Moving up in the World Cup

The suspense is over.  The draw for the second round of World Cup 2018 is out, and we know our chances of progressing to the next stage.

We are already the underdogs, even if we were ranked above Hong Kong in the recently updated FIFA ranking.  The biggest hurdle obviously is China and Qatar.  China has featured in the 2002 World Cup, although they lost all three games without scoring a single goal.

Expectations are high among the Chinese national team, which is evident from recent performances.  Although the most populous nation bowed out from the 2015 edition of the AFC, they beat some big guns in the region, like Uzbekistan and North Korea.  They also beat Paraguay, a World Cup regular, in a friendly in October 2014.

Qatar has proved to be China’s nemesis at the later stages of the World Cup qualifiers.  They have beaten China thrice, drew three and lost only once.  The 2022 World Cup host has won the Gulf Cup of Nation twice, most recently in 2014.  Their best record, however, is reaching the quarterfinals of the Asian Cup in 2011.

Maldives and Hong Kong are no pushovers, and will provide formidable opponents to the national team, which is high on confidence after successive wins over Sri Lanka.  After the draw, football pundits are already writing off our chances of getting into the next round, describing it as a difficult group.

This is the first time the national team has reached the second round, and there is no easy group at this stage.  Confidence is high among the players and they have already developed a right attitude, by calling the group a “group of life.”  In other words, they see a ray of hope to surprise the world again.  That is the right approach – not giving up, even before the fixture is drawn.  The only disappointment is that we are not grouped with Japan or South Korea, who have popular players playing in bigger European leagues, and followed by Bhutanese players and fans alike.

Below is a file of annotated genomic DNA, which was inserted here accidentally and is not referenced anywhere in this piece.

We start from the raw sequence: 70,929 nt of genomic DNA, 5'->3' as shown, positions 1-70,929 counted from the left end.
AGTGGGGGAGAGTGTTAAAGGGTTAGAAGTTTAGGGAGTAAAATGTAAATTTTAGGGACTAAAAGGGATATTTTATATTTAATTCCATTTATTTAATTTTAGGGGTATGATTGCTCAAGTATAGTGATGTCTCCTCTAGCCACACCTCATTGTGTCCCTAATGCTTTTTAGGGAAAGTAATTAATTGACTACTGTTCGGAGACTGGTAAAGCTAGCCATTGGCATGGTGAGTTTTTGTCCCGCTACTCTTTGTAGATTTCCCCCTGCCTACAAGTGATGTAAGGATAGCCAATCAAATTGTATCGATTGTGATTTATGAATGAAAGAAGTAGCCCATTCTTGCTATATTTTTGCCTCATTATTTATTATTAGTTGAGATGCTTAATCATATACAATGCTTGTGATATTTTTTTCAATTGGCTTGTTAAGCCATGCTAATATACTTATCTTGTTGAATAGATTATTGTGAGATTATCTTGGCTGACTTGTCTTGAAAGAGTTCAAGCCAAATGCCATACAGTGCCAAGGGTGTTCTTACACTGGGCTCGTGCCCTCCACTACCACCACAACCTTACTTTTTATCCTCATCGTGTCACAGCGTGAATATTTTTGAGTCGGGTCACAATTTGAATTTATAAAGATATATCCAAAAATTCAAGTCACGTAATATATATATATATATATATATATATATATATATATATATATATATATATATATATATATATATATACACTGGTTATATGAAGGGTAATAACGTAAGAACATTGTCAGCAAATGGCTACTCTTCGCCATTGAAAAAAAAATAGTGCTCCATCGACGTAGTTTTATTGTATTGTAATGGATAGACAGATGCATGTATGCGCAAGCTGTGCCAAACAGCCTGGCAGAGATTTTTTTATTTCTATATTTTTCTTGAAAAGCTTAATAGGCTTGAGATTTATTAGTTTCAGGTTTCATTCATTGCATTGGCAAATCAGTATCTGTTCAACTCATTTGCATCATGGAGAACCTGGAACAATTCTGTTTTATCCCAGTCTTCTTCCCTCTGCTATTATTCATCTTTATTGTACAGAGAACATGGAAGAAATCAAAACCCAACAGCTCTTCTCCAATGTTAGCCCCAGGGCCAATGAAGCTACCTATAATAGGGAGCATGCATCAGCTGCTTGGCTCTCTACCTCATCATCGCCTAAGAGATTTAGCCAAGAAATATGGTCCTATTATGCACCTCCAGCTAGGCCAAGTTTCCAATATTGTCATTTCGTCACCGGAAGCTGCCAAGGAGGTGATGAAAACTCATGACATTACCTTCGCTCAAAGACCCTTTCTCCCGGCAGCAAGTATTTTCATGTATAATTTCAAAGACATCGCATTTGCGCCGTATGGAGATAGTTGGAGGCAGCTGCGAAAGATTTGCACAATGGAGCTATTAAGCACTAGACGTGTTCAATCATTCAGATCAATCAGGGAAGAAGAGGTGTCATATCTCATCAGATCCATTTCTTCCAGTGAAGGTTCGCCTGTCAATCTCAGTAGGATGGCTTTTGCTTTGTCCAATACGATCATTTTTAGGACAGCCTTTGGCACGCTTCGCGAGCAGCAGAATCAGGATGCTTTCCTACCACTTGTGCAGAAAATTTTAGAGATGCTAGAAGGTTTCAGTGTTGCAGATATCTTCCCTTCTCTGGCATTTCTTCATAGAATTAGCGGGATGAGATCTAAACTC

Whatever the chances, the second round provides a platform for the national team to gain a lot of experience, playing at the international stage.  There will be eight games in total in this round.  We will be playing in China, Hong Kong, Qatar, and the Maldives and four times at home.   It will be good exposure for the national team to play in some of the state of the art stadiums, cheered and booed by tens of thousands.

Football is popular in the country, this will be a springboard for aspiring youth to look differently at the sport and probably force decision makers to give little more importance to sports.  Beside the matches, the biggest concern among the players today is who will fund the trips to these countries.

For the fans, although there are no Kagawas and Hondas or Cahills to come and play at Changlimithang, it will be a treat to see better teams come and play at Changlimithang.  Bhutan’s honeymoon period with the World Cup is still alive and kicking.

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